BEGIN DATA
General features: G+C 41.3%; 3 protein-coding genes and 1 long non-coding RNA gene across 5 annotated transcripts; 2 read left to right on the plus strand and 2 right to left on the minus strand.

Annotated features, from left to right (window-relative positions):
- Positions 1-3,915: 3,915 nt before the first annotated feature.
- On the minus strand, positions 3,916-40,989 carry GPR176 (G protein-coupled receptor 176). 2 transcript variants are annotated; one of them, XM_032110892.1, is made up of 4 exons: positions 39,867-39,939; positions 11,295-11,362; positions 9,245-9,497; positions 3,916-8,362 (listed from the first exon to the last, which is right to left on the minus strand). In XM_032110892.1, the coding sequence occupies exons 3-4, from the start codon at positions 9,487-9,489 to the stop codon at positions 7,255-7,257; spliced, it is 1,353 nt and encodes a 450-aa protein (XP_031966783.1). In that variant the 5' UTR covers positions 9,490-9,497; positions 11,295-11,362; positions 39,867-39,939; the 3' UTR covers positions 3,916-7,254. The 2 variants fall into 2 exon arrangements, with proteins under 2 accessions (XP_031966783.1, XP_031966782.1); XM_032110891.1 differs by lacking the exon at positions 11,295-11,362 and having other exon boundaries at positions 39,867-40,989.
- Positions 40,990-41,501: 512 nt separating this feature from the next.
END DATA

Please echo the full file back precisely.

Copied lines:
General features: G+C 41.3%; 3 protein-coding genes and 1 long non-coding RNA gene across 5 annotated transcripts; 2 read left to right on the plus strand and 2 right to left on the minus strand.

Annotated features, from left to right (window-relative positions):
- Positions 1-3,915: 3,915 nt before the first annotated feature.
- On the minus strand, positions 3,916-40,989 carry GPR176 (G protein-coupled receptor 176). 2 transcript variants are annotated; one of them, XM_032110892.1, is made up of 4 exons: positions 39,867-39,939; positions 11,295-11,362; positions 9,245-9,497; positions 3,916-8,362 (listed from the first exon to the last, which is right to left on the minus strand). In XM_032110892.1, the coding sequence occupies exons 3-4, from the start codon at positions 9,487-9,489 to the stop codon at positions 7,255-7,257; spliced, it is 1,353 nt and encodes a 450-aa protein (XP_031966783.1). In that variant the 5' UTR covers positions 9,490-9,497; positions 11,295-11,362; positions 39,867-39,939; the 3' UTR covers positions 3,916-7,254. The 2 variants fall into 2 exon arrangements, with proteins under 2 accessions (XP_031966783.1, XP_031966782.1); XM_032110891.1 differs by lacking the exon at positions 11,295-11,362 and having other exon boundaries at positions 39,867-40,989.
- Positions 40,990-41,501: 512 nt separating this feature from the next.